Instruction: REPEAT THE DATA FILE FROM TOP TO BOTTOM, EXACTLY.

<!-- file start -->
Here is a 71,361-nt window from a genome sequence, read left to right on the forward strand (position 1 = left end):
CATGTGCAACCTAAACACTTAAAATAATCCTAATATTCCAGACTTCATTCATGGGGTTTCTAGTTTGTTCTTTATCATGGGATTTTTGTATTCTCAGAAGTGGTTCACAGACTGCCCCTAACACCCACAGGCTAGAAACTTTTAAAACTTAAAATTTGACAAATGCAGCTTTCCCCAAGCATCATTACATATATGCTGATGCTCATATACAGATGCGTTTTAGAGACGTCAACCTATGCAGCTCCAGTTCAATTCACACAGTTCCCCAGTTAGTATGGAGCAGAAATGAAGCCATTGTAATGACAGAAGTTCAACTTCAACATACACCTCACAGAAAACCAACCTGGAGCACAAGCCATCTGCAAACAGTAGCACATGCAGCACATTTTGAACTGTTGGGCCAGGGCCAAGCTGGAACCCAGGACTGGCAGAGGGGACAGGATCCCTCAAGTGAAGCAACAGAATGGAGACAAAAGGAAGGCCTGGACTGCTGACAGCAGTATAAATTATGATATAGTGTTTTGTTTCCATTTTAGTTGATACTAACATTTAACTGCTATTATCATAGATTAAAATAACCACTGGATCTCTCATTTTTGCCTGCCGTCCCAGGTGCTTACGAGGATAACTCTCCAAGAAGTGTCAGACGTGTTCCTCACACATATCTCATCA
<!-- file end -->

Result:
Here is a 71,361-nt window from a genome sequence, read left to right on the forward strand (position 1 = left end):
CATGTGCAACCTAAACACTTAAAATAATCCTAATATTCCAGACTTCATTCATGGGGTTTCTAGTTTGTTCTTTATCATGGGATTTTTGTATTCTCAGAAGTGGTTCACAGACTGCCCCTAACACCCACAGGCTAGAAACTTTTAAAACTTAAAATTTGACAAATGCAGCTTTCCCCAAGCATCATTACATATATGCTGATGCTCATATACAGATGCGTTTTAGAGACGTCAACCTATGCAGCTCCAGTTCAATTCACACAGTTCCCCAGTTAGTATGGAGCAGAAATGAAGCCATTGTAATGACAGAAGTTCAACTTCAACATACACCTCACAGAAAACCAACCTGGAGCACAAGCCATCTGCAAACAGTAGCACATGCAGCACATTTTGAACTGTTGGGCCAGGGCCAAGCTGGAACCCAGGACTGGCAGAGGGGACAGGATCCCTCAAGTGAAGCAACAGAATGGAGACAAAAGGAAGGCCTGGACTGCTGACAGCAGTATAAATTATGATATAGTGTTTTGTTTCCATTTTAGTTGATACTAACATTTAACTGCTATTATCATAGATTAAAATAACCACTGGATCTCTCATTTTTGCCTGCCGTCCCAGGTGCTTACGAGGATAACTCTCCAAGAAGTGTCAGACGTGTTCCTCACACATATCTCATCA